Building on its success in New England and within Maine’s healthcare sector, the E.S. Boulos Company, (ESB), a subsidiary of MYR Group, successfully completed electrical construction and telecommunications work associated with the expansion and modernization of Eastern Maine Medical Center (EMMC), located in Bangor.
The $305 million project is the largest construction project in the city’s history.
ESB electricians began laying underground conduit in 2013, with all work to be completed in 2018. EMMC’s original five-bed hospital began accepting patients back in 1892.
The signature component of the expansion, the Penobscot Pavillion, is an eight-story, 361,000-square-foot structure, which contains EMMC’s new main entrance, lobby, cafeteria, heart center, surgical suite, expanded neonatal care unit, plus additional patient, conference, meeting rooms and nursing stations.
ESB teamed with general contractors Cianbro Corporation and Brasfield & Gorrie, engineering firm BVH Integrated Services, along with E4H Environments for Health Architecture to turn EMMC’s plan into reality.
EMMC serves more than 40% of the state’s population throughout central, eastern and northern Maine. Keeping critical areas and systems of the facility fully functional at all times was an absolute necessity.
“This is a large working hospital so there were a lot of logistical challenges to performing work without impacting daily operations,” said E.S Boulos Commercial Division Director Scott Marquis. “Fortunately, our seasoned project supervisors have quite a bit of experience in this regard.”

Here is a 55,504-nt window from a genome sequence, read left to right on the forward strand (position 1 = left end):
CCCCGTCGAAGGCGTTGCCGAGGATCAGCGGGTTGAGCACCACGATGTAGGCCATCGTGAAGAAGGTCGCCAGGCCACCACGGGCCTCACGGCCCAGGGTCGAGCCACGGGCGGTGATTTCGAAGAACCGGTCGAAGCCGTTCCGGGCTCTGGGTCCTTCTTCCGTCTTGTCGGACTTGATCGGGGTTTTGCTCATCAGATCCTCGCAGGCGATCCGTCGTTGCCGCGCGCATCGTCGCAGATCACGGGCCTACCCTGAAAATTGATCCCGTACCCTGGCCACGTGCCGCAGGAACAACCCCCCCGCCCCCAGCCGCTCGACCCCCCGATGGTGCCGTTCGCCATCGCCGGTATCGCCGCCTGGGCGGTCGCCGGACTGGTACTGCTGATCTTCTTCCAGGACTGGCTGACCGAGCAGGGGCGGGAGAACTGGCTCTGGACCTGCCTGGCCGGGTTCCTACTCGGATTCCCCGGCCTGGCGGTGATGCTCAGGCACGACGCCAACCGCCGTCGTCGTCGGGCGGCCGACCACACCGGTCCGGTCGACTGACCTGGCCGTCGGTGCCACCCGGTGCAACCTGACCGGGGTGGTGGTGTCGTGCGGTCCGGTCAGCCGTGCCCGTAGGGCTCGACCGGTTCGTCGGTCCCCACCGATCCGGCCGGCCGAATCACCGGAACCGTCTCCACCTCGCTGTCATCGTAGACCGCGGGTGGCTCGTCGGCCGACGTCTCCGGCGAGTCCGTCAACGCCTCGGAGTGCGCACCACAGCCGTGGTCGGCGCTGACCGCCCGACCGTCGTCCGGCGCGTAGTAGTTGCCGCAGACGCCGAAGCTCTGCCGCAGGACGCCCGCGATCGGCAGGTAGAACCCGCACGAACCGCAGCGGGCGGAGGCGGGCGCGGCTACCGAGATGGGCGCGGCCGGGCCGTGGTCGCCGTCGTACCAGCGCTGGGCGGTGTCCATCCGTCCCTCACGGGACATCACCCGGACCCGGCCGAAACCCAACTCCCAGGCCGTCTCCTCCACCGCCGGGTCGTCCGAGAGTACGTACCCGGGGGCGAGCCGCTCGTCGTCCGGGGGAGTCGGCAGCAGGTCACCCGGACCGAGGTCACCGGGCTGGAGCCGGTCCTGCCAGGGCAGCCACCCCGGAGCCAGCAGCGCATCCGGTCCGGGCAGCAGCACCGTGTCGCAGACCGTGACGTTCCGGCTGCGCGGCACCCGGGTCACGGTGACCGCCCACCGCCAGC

Germs weren’t the only living organisms placed under a microscope during the course of the project. Hospital management installed a ‘viewing’ window on one floor that allowed patients, nurses, doctors and visitors to watch the construction action taking place on the other side of the glass.
“Having onlookers each day didn’t bother us, but this wasn’t something you normally see on a commercial job,” noted Marquis.
An ESB Building Information Modeler (BIM) worked full time on site to provide all parties with a three dimensional view of the electrical hardware being installed. Potential clashes between the building components — heat, plumbing, power, sprinkler, alarm systems — were spotted early and corrected.
“The information that our BIM specialist ties to the program is just unreal. Every panel schedule, every circuit, every field change that we make gets brought into that model and updated constantly,” said ESB Project Manager Jason Queen. “It’s quite a powerful construction tool and we take full advantage of it.”